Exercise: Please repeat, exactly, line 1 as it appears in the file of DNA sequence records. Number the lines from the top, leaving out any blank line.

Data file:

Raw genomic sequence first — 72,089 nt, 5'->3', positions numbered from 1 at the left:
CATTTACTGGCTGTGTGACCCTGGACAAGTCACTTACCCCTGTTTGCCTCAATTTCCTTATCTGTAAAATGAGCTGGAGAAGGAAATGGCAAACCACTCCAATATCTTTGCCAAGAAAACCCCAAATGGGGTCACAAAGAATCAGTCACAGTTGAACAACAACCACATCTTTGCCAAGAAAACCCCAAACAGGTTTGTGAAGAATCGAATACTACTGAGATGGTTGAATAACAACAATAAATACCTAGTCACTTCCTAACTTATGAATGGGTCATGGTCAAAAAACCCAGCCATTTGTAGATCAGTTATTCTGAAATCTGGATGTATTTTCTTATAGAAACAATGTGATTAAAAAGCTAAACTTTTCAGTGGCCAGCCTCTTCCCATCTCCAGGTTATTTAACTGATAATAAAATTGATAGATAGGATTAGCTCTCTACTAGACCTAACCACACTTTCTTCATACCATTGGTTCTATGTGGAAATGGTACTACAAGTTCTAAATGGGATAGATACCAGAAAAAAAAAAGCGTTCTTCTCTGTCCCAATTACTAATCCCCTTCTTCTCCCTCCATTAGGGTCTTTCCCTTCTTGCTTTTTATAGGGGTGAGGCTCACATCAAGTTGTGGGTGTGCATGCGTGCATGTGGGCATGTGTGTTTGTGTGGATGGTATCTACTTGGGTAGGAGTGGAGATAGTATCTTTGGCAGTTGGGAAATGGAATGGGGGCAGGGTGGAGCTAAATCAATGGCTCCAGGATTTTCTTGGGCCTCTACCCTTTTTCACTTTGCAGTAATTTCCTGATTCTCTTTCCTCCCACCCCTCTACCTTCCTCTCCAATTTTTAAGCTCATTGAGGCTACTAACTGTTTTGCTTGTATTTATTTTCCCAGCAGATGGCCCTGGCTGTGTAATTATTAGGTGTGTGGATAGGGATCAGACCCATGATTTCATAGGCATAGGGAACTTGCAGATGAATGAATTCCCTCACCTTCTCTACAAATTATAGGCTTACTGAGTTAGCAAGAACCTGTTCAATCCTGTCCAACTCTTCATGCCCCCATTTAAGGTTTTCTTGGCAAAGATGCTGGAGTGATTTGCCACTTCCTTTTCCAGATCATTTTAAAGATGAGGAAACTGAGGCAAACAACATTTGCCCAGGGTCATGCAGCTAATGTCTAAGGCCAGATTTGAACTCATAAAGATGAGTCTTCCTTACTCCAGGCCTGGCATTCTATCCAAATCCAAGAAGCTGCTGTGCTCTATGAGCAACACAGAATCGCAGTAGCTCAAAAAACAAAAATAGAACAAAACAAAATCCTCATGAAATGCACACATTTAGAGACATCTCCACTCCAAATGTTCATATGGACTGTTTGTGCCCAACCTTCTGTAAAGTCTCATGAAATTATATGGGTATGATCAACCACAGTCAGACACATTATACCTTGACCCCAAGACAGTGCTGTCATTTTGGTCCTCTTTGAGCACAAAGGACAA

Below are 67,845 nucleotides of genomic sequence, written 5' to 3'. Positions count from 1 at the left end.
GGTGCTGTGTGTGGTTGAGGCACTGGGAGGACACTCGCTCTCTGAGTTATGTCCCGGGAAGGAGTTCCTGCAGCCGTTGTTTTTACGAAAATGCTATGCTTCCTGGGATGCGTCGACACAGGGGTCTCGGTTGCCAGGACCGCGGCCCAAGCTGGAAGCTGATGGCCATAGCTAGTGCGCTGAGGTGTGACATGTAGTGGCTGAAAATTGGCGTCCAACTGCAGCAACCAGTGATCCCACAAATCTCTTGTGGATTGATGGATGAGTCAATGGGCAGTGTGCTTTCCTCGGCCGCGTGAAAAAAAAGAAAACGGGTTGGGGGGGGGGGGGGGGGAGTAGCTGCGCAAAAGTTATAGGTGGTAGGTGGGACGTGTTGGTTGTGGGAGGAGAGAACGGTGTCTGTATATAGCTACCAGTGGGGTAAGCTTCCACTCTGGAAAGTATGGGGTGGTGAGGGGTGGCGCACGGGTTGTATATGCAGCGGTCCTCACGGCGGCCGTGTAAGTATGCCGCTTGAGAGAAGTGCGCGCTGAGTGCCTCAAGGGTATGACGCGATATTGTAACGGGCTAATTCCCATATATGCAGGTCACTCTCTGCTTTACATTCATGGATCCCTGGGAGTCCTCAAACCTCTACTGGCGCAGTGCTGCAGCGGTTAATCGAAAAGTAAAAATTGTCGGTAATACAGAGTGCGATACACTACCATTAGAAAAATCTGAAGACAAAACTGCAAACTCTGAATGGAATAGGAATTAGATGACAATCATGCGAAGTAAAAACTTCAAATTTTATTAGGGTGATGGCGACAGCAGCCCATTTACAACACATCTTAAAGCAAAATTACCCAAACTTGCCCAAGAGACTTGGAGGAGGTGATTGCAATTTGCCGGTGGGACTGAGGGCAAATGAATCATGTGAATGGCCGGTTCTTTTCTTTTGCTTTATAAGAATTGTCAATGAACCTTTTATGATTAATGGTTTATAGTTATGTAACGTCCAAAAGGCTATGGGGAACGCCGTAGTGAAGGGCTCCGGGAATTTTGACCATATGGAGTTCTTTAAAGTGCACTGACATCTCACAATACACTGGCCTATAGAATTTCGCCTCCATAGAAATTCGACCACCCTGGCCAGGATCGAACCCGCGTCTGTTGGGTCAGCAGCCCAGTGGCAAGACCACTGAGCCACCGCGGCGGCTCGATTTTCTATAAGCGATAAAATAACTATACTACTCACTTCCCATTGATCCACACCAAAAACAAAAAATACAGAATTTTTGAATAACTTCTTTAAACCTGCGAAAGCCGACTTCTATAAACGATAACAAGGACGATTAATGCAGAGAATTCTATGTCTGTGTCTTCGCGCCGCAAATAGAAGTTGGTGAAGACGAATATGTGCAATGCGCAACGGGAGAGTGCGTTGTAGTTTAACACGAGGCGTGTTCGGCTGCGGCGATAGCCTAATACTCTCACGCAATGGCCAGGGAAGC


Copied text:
Raw genomic sequence first — 72,089 nt, 5'->3', positions numbered from 1 at the left: